Decree eases up on humanitarian flights

Tocumen Airport is not about to get BUSY again anytime soon. We don’t even know if it will be the preferred air facility at first. But on April 30 President Cortizo ordered and easing of restrictions on civil aviation to allow more humanitarian flights — both the return of Panamanians and resident foreigners to the isthmus, and the repatriation of foreigners to their countries of origin if that is their wish. There are also fewer obstacles to air freight for supplies related to coronavirus disaster relief, which given current arrangements would mostly come into Howard. Banking Superintendent archive photo.

Foreigners who want to get out, and citizens and foreign residents who want to get back in, will find it easier

by Eric Jackson

So, you’re an American who got stuck in New York City but your home is in Panama and want  to get back? Executive Decree 605 eases the absolute ban on flights back to Panama, but there is enough discretion left in it that travelers from one of the world’s worst COVID-19 hot spots may not be allowed to return just yet, or may be allowed back but go from the plane to a mandatory isolation facility for two weeks or more.

One of the first contemplated repatriation flights will be some 250 people returning from Spain on May 10. These folks would likely go into quarantine facilities before being allowed to return to their homes.

Distraught  British ravers may be allowed to return from their party at a beach in the jungle, perhaps not through the metro area but a special flight from David or somewhere else closer to where they are. Will gringos in the beach communities who can’t stand the quarantine  be able to get out on special evacuation flights out of Rio Hato?  Perhaps. The new decree, one of several cautions quarantine easing steps, has great flexibility built into it.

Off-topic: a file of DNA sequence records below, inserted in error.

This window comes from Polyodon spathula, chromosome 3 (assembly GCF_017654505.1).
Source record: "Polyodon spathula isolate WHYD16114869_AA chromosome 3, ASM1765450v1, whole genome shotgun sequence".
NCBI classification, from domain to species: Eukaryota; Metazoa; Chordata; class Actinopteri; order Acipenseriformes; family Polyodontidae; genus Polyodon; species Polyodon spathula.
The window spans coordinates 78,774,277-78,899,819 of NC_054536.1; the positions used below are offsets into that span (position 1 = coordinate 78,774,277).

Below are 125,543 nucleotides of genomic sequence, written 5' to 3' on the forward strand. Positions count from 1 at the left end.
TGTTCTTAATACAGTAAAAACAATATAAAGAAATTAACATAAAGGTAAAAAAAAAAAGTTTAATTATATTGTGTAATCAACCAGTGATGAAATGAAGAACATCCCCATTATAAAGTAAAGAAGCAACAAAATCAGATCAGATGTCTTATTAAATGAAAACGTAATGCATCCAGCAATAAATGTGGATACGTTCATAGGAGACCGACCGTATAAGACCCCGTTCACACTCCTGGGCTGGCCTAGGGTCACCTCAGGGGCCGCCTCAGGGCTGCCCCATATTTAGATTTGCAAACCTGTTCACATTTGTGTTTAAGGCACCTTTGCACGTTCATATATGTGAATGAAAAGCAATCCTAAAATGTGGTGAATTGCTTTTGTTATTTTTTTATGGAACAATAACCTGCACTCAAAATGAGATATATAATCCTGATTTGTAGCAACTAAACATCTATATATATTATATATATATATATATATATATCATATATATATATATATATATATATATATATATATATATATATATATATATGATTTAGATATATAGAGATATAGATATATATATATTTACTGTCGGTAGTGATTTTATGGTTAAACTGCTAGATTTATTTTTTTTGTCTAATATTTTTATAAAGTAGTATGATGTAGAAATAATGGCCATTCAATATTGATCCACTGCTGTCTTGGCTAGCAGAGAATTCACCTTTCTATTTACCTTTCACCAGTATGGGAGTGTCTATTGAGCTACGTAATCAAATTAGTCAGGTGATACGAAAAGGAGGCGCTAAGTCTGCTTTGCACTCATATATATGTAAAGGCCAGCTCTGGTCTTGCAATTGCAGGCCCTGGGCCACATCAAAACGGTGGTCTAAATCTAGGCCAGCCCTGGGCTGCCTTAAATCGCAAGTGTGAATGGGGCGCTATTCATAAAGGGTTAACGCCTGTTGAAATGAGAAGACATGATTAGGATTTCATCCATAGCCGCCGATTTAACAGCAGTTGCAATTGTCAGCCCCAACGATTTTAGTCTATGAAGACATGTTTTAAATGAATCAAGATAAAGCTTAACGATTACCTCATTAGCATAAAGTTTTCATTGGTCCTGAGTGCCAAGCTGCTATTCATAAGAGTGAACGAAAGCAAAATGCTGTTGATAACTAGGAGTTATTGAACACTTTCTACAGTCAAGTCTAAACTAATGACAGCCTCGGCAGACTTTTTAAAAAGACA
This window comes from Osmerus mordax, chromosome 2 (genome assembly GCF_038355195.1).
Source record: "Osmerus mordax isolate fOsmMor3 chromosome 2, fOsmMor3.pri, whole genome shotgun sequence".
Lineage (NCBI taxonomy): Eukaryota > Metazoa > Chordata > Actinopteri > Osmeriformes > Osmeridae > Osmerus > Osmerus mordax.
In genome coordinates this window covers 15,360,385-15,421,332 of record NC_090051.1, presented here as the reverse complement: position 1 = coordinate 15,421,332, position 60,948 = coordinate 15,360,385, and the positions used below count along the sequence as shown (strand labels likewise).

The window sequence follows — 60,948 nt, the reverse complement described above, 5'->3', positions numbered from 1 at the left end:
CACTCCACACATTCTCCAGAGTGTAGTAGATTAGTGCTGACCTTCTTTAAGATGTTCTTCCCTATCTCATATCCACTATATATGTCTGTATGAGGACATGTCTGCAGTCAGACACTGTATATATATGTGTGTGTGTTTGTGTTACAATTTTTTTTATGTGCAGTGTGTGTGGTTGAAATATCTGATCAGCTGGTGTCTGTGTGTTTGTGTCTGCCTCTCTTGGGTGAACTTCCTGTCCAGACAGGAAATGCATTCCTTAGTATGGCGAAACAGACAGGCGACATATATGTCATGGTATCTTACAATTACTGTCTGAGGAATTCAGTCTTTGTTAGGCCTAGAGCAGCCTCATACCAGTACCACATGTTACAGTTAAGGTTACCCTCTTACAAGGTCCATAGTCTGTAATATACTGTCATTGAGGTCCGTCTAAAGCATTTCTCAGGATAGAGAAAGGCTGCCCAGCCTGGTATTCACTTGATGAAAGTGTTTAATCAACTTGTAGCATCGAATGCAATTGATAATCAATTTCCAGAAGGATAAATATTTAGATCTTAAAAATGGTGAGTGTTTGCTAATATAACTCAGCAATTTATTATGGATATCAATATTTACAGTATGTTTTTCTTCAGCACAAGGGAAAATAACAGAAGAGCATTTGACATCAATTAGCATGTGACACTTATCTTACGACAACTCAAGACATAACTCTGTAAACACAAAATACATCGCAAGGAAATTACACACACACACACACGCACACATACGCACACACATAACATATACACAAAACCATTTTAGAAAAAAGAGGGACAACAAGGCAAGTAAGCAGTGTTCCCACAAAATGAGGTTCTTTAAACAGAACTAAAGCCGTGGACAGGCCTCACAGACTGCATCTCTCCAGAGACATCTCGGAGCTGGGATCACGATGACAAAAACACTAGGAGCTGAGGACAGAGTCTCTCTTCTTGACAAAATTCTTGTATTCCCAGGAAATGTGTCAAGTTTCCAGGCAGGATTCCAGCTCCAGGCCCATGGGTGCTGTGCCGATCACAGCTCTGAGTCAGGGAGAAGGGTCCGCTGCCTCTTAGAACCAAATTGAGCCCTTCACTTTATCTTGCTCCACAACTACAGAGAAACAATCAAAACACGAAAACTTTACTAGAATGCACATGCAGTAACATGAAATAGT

Other restrictions that are being loosened or are expected to soon be are very selective reopenings of certain industries and stores and the partial lifting of the total blockade around the Arraijan neighborhood of Koskuna. 

The general quarantine is likely to be with us for weeks and perhaps months to come. There is still a lot of dangerous contagion out there. What’s different now from when the lockdown was begun is not a general lessening of the danger of infection,  but that we have more resources to resist the pandemic  now than when Nito slammed the door. At the time there was the immediate danger of our hospitals and first responders being overwhelmed. Now more of  our vulnerable workers have protective gear. Tere is a new hospital in Albrook. There are more respirators in the country. Doctors have better ideas about how to save lives by treating coronavirus symptoms. Still, there is no cure, there is no vaccine and there are many important biological facts about COVID-19 yet to be determined.

El nuevo decreto


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